Ecumenical ‘accompaniers’ aid Palestinians
August 4, 2011
SUSIYA, West Bank
The Ecumenical Accompaniment Program in Palestine and Israel (EAPPI), which maintains a physical presence to help Palestinians in the West Bank, in July welcomed new team members and opened a new base in the South Hebron hills.
“The south Hebron hills area sees more violence by [Israeli] settlers than any other part of the West Bank, and the local communities there have often requested our presence,” said Pauline Nunu, EAPPI’s local director. Stone-throwing and scuffles often break out when militant Israeli settlers, claiming a biblical right to the land, harass both Palestinian residents and Israeli defense forces patrolling the area.
The U.N. is expected to vote in September on the question of an independent State of Palestine, which Israel opposes, and Nunu said the group is apprehensive. “We fear that there may be a rise in both settler attacks and house demolitions following September’s U.N. vote, heightening the need for an international presence,” she said.
Founded in 2003 and coordinated by the Geneva-based World Council of Churches, EAPPI receives volunteers from 15 countries and a wide range of denominations. The new EAPPI team, based in the city of Yatta, will cover some of the areas of the West Bank most affected by settler violence. Accompaniers, who are unarmed, also monitor checkpoints and accompany children to school in areas where they may come into contact with hostile settlers.
One of the new team members was injured in a scuffle at the beginning of the month when they came to the tent village of Susiya. The Palestinians called on the accompaniers to be with them because they were being harassed by settlers who had brought their sheep to graze near the vegetable garden the Palestinians had planted between Susiya and the Israeli settlement of the same name.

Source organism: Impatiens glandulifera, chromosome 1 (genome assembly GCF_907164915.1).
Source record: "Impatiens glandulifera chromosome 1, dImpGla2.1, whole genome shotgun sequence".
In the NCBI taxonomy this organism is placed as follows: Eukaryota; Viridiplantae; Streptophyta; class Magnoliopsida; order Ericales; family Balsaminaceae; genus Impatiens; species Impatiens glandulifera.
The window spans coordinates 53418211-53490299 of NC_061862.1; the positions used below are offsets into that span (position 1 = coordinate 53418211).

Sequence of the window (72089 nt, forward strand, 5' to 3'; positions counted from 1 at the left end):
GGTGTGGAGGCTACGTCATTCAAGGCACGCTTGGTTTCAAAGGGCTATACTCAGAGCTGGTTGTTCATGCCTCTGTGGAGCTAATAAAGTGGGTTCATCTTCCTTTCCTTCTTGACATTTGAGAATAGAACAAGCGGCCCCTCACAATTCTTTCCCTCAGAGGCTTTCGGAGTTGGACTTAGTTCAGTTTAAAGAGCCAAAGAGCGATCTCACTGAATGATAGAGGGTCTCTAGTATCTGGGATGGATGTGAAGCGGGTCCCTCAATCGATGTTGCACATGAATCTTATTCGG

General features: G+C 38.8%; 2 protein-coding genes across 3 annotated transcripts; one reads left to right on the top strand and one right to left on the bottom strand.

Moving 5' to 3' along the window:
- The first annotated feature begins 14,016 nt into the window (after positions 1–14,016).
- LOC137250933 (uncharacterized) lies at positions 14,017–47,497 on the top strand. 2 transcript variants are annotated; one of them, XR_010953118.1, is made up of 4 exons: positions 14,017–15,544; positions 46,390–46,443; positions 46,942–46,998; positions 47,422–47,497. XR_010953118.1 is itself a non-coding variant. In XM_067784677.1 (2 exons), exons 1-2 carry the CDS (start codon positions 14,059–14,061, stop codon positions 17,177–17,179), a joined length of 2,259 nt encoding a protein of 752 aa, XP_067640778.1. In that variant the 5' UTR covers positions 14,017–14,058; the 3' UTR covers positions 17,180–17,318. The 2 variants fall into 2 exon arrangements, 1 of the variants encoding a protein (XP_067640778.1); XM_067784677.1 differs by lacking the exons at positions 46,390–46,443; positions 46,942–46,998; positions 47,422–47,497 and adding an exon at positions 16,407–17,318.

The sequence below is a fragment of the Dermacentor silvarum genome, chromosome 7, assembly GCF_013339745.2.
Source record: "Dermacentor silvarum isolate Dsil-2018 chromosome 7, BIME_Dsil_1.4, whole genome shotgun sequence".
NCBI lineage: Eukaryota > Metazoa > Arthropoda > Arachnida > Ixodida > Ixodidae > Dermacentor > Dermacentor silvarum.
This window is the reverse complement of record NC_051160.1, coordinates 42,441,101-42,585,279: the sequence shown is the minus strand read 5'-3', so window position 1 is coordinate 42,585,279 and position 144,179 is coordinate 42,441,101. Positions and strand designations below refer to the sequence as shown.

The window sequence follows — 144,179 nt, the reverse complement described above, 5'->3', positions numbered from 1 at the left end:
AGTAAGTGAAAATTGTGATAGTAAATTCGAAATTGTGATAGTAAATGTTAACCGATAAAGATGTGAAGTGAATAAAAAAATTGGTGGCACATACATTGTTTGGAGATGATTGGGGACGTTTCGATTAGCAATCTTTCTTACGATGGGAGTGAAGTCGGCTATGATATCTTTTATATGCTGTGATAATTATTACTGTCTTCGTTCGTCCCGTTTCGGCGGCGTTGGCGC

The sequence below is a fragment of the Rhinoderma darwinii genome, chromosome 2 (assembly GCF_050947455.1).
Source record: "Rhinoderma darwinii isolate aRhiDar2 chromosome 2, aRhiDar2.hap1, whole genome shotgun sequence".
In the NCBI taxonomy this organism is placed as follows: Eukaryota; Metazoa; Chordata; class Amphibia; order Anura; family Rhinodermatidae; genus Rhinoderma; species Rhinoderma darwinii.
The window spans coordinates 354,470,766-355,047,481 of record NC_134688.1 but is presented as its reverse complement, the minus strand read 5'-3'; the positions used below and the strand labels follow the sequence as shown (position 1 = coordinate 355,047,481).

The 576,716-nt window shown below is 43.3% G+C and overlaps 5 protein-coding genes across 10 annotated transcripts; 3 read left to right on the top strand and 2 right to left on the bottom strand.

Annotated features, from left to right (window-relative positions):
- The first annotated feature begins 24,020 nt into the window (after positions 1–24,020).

Among those injured in the stone throwing and shoving was an elderly woman, Hajja Sara Nawaja, her daughter and four-year-old grandson. Hajja Sara held up her weathered hand and showed where she was injured by a stone. Israeli soldiers were on the scene, but at first did little, she said.
“I felt a deep sadness at how quickly the violence broke out,” accompanier Jane Backhust, 43, a Catholic humanitarian aid worker from London, said on July 19 to a group of journalists touring the area. Backhust was among those injured.
A resident activist and representative of the Israeli human rights group B’tselem, Nasr Nawajah, said that although they were unable to prevent the violence, EAPPI’s presence carried weight. “We have seen that the behavior of the soldiers when the internationals are among us is a bit less harsh then if we are just Palestinians in the middle of nowhere,” Nawajah noted.
Eventually soldiers moved the settlers away, the injured were taken to hospital for treatment and police reports were filed. Arrests have yet to be made though the EAPPI team has photographs and videos of the perpetrators.
Scattered in tiny enclaves with settlements built upon and abutting their land, Palestinian shepherds in villages in the South Hebron Hills are under both Israeli civil and military control and rely on Israel for everything from police protection to building permits.
Although Israeli settlements dot the landscape with red tiled roofs and neat gardens, Palestinians have not been able to build legally in the area since Israel took over the West Bank in 1967, according to the U.N. Office of the High Commissioner for Human Rights.